By Michael Hurley, CBS Boston
BOSTON (CBS) — This time of year, one single penalty call can make all the difference between glory and misery. It appears as though both sides of this Stanley Cup Final are willing to do whatever is necessary to try to get those calls to go in their favor.
Prior to Game 4, Blues head coach Craig Berube complained about too many calls going against St. Louis. Boston head coach Bruce Cassidy had no such complaints.
But after the Bruins lost Game 4 to allow the Blues to tie the series at 2-2, veteran forward David Backes shared his own frustrations with the way the game was called.
“[Berube made] a comment to the refs about them being this angelic team about not taking penalties all playoffs, and all of a sudden the whistles are put away,” Backes told reporters in the locker room. “But that’s, you know what, we’ll keep playing through the stuff we have to. They’re doing it, and we have to find our goals however we need to find them.”
Backes’ comments, which aired on “Boston Sports Tonight,” continued, noting that the five total power plays (three for St. Louis, two for Boston) marked a noticeable dip from previous games. In Game 3, there were nine power plays (five for St. Louis, four for Boston), while the Bruins had 10 power plays and the Blues had five in the first two games of the series.
“I felt like there was less called, no question. That’s what the statistics show, that there were less power plays on either side,” Backes said. “That’s kind of more what you’re expecting, maybe, coming into the finals, but that’s not the way the whole playoffs were for us, so I don’t know why that would change now. We’ll see. We just need to keep playing our game for 60 minutes and let the chips fall where they may.”
The series thus far has involved referees Steve Kozari and Kelly Sutherland (Games 1 and 3) and referees Chris Rooney and Gord Dwyer (Games 2 and 4).
Bruins defenseman Brandon Carlo, who scored a short-handed goal in the loss, said the game was called a little bit differently, but that he didn’t mind.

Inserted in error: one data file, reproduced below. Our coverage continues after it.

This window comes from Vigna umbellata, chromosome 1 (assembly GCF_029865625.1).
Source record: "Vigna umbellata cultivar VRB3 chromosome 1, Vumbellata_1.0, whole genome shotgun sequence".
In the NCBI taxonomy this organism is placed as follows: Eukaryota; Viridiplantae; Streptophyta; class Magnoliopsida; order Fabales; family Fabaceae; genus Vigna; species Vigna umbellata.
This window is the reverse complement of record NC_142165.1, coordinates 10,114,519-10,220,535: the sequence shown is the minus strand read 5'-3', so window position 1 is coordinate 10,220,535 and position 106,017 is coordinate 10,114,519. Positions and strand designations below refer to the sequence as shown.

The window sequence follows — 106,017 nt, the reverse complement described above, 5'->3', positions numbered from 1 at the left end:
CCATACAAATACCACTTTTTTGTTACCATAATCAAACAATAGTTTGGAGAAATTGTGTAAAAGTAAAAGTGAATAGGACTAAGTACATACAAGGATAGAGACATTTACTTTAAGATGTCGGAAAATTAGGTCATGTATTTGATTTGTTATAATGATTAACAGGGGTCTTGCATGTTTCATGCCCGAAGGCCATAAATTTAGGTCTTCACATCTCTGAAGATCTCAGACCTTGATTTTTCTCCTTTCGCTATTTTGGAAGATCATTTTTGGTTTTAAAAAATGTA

“Yeah, I mean, the refs are going to call the game the way they want to. I like when they give us the freedom to play a little bit more,” Carlo said. “They were pushing hard on us on the forecheck there, and some of the hits were a little bit later — you had to brace yourself. Ultimately, as long as we can do that same thing to them, it shouldn’t be an issue. And, yeah, the refs are going to call it the way they do.”
Backes, who played 10 seasons for the Blues and served as captain for five of them, has been heavily involved in some major physicality this series. That continued in Game 4, when he delivered a crushing open-ice hit on Ivan Barbashev.
Backes was also ripped to the ice by Blues captain Alex Pietrangelo after a whistle:
That didn’t land on Backes’ list of complaints after Game 4.
“Two guys trying to win a game for their teams,” Backes explained. “Don’t expect any different. I’ll keep going there and keep looking for the scrum, maybe a loose puck, and maybe make a difference.”
As for the complaints, it’s not difficult to discern what’s happening. The comments aren’t being used as an excuse, and they’re not being made with 100 percent sincerity. They’re being stated — both by Berube and now by Backes — as a means to an end, an effort to influence officiating going forward.
Whether or not that works will be hard to measure. The Blues did get three power plays to Boston’s two power plays in Game 4, which wasn’t a major change from Game 3, when the Bruins got four power plays and the Blues got five. The difference in Game 4 was that the Bruins failed to score with the man advantage, a significant reason why they lost the game.
That execution — or lack thereof — is ultimately what will decide this series, not necessarily the officiating itself. But in the meantime, with so much on the line, neither side is afraid to do a little bit of politicking … just in case.